spellvers.jpg


Spell versatility is a 1st-level feature. It's reaching to make assumptions that "this" refers to anything else.

The other thing I would point out is that the spell selected has to match the level replaced. As a 1st level feature that's going to lock it into cantrips or 1st-level spells as well.






Quote Reply

Report Edit
Again, if your interpretation were true then the ability would not do anything.

If 'replace one spell learned from this spellcasting feature'

Well...the character has not learned any spells from the 'spell versatility' feature so there are no spells to replace.

I get that you have claimed this so you want to keep arguing it, but you are just wrong. It doesn't matter how many times you say "RAW". This isn't about intent, this is about what is actually written.

Your interpretation makes no sense.
 

RSIxidor

Explorer
Perhaps instead of spell versatility, it should just be one versatile spell known.

You would have your regular spells known, which are static except through leveled retraining. Then, separately from this, an extra "known spell" that can be changed daily. This would prevent the "change the entire repertoire" issue that some have with the UA-proposed feature. It could be changed to a different level slot as you gain more levels but is always just the one variable known spell. Number of known spells could be modified a bit but since it floats at any level, not sure how much to modify it, if at all.

I also really like the suggestion in the other thread to keep it spell level 5/6 or lower, as a more simple solution, alongside allowing daily preparers to prepare their cantrips daily the same way they prepare spells of 1st level or higher.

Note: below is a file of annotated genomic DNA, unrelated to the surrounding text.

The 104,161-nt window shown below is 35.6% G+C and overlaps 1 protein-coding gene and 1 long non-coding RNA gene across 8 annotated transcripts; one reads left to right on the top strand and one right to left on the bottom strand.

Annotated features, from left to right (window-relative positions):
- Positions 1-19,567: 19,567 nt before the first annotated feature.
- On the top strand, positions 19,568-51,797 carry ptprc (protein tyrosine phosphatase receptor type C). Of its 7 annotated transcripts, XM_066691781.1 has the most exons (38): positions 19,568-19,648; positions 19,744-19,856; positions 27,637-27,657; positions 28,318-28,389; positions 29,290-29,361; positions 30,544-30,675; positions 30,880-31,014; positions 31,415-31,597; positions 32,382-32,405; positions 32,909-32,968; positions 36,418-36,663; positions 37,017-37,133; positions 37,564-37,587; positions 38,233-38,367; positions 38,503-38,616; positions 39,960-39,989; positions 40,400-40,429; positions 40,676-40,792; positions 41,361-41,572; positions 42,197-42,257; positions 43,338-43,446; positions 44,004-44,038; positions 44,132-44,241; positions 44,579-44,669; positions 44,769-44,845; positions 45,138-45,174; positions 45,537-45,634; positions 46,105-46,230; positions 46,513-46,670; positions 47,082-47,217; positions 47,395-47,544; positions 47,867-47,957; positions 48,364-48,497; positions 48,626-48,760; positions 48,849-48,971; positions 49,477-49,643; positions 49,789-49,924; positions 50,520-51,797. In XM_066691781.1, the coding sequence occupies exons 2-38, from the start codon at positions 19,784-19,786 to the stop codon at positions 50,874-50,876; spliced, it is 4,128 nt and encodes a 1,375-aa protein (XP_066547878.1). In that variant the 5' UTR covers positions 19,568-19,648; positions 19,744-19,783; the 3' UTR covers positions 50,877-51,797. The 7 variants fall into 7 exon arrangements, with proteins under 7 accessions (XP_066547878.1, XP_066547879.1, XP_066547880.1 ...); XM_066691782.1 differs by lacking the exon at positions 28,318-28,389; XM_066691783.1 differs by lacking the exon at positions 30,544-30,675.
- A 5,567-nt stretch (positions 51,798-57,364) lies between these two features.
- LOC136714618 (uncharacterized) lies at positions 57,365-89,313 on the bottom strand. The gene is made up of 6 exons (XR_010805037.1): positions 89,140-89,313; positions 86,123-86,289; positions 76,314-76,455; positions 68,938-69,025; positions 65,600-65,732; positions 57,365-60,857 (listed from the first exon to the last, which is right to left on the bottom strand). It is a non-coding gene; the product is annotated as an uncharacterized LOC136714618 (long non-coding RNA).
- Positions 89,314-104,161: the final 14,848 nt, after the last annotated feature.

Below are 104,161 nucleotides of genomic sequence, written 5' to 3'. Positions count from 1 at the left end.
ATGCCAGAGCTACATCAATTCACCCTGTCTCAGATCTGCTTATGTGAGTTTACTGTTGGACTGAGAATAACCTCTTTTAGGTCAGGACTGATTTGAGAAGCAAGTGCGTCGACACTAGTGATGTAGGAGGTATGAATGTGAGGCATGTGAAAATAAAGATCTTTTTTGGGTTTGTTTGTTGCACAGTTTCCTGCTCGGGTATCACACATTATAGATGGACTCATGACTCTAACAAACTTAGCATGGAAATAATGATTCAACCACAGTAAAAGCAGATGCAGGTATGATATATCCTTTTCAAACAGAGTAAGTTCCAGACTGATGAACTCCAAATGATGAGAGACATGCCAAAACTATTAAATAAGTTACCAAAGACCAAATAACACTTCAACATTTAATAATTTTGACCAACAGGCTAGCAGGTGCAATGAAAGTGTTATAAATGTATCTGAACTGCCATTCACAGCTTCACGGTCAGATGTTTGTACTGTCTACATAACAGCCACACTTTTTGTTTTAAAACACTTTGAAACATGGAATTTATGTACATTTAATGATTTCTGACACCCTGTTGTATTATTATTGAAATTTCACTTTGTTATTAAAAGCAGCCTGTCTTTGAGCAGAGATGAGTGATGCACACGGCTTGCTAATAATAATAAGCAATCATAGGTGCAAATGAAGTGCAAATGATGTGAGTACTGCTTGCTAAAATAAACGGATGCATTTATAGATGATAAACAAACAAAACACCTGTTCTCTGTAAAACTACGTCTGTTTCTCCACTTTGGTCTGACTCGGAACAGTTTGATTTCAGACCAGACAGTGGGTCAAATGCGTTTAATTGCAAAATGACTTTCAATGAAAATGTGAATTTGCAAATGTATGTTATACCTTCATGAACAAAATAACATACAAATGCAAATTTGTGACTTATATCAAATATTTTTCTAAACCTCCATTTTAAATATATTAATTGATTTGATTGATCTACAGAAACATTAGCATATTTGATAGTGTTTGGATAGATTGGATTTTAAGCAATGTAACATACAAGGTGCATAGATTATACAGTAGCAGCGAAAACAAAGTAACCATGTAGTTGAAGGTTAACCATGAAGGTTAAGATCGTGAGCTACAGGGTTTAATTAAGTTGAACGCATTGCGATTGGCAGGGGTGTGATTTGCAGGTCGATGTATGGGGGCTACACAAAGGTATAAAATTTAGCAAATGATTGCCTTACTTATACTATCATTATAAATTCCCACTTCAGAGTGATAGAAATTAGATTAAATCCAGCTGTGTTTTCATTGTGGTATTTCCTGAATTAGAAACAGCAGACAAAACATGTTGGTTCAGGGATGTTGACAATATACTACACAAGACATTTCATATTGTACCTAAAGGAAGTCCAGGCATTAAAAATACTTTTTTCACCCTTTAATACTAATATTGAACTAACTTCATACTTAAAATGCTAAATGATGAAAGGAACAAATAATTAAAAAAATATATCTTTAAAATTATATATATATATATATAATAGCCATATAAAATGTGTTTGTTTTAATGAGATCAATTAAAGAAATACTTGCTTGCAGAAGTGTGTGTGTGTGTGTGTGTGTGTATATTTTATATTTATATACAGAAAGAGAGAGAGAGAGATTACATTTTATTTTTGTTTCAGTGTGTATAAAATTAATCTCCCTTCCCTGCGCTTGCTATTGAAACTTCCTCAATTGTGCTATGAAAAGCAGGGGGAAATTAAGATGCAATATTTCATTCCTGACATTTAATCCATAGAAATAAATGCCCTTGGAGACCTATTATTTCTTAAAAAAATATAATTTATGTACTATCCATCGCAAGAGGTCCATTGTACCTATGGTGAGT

My colours were nailed to the mast on this topic from the get-go. I honestly think Spell Versatility is bad design. It is to address a perceived problem with the inflexibility inherent in the "spells known" classes.
Well, it's not just a perceived problem, it is a very real difference in versatility, and thus effectiveness - in 3.5, it delineated the difference between Tier 1 and Tier 2 casters. It still does, in 5e, it's just that the gap is wider, because...

It is a fundamental change to the way in which those classes "know" spells. It is, quite simply, making "spells known" classes into "spells prepared" classes. It breaks down the distinction between the two different mechanics.
TBF, 5e already broke down that distinction.

Probably un-needed hiistory lesson: 3.0 introduced 'spontaneous casting,' with the sorcerer. The 3.x spontaneous casters had fixed known spells but flexibility in how they cast them with slots, from round to round (and, not for nothing, moar slots, more hps, and - probably for nothing, a few more weapons and a few less skill points), while the prepped casters used the more traditional Vancian memorization mechanic, able to change their spells every day, but needing to decide not only which spells they could cast each day, but how many times they'd be able to cast each of them. So the Tier 2 spontaneous casters had 'tactical flexibility' and the extra slots to 'spam' a spell turned out to be particularly good at them moment, while the Tier 1s had 'strategic flexibility' to bring the best spell for the job to any situation (they could forsee).